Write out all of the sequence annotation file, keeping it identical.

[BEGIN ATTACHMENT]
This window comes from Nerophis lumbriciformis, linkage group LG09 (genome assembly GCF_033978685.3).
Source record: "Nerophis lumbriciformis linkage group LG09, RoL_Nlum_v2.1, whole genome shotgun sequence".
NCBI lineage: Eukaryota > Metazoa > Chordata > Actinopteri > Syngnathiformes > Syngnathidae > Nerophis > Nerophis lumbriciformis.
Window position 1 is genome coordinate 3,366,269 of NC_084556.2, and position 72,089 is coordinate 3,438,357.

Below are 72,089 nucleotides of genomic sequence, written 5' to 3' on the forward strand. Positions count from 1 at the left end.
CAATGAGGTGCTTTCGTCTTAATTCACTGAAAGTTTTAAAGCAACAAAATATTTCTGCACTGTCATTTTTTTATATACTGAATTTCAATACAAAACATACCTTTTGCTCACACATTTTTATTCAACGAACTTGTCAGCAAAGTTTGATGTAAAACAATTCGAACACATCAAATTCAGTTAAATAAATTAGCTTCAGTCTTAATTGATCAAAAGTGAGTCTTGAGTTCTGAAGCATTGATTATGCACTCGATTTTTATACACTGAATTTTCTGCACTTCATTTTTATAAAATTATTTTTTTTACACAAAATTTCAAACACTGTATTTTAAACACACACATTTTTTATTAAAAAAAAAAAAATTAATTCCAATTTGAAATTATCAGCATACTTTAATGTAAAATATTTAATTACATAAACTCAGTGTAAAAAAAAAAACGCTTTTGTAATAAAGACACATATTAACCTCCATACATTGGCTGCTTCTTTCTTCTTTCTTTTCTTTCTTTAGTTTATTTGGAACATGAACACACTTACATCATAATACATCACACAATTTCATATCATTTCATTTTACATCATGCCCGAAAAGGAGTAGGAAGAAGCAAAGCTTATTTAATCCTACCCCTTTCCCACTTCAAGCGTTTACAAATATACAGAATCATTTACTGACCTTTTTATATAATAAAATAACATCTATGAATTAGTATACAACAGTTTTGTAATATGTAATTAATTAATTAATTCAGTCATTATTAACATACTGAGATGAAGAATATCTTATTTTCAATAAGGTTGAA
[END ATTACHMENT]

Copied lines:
This window comes from Nerophis lumbriciformis, linkage group LG09 (genome assembly GCF_033978685.3).
Source record: "Nerophis lumbriciformis linkage group LG09, RoL_Nlum_v2.1, whole genome shotgun sequence".
NCBI lineage: Eukaryota > Metazoa > Chordata > Actinopteri > Syngnathiformes > Syngnathidae > Nerophis > Nerophis lumbriciformis.
Window position 1 is genome coordinate 3,366,269 of NC_084556.2, and position 72,089 is coordinate 3,438,357.

Below are 72,089 nucleotides of genomic sequence, written 5' to 3' on the forward strand. Positions count from 1 at the left end.
CAATGAGGTGCTTTCGTCTTAATTCACTGAAAGTTTTAAAGCAACAAAATATTTCTGCACTGTCATTTTTTTATATACTGAATTTCAATACAAAACATACCTTTTGCTCACACATTTTTATTCAACGAACTTGTCAGCAAAGTTTGATGTAAAACAATTCGAACACATCAAATTCAGTTAAATAAATTAGCTTCAGTCTTAATTGATCAAAAGTGAGTCTTGAGTTCTGAAGCATTGATTATGCACTCGATTTTTATACACTGAATTTTCTGCACTTCATTTTTATAAAATTATTTTTTTTACACAAAATTTCAAACACTGTATTTTAAACACACACATTTTTTATTAAAAAAAAAAAAATTAATTCCAATTTGAAATTATCAGCATACTTTAATGTAAAATATTTAATTACATAAACTCAGTGTAAAAAAAAAAACGCTTTTGTAATAAAGACACATATTAACCTCCATACATTGGCTGCTTCTTTCTTCTTTCTTTTCTTTCTTTAGTTTATTTGGAACATGAACACACTTACATCATAATACATCACACAATTTCATATCATTTCATTTTACATCATGCCCGAAAAGGAGTAGGAAGAAGCAAAGCTTATTTAATCCTACCCCTTTCCCACTTCAAGCGTTTACAAATATACAGAATCATTTACTGACCTTTTTATATAATAAAATAACATCTATGAATTAGTATACAACAGTTTTGTAATATGTAATTAATTAATTAATTCAGTCATTATTAACATACTGAGATGAAGAATATCTTATTTTCAATAAGGTTGAA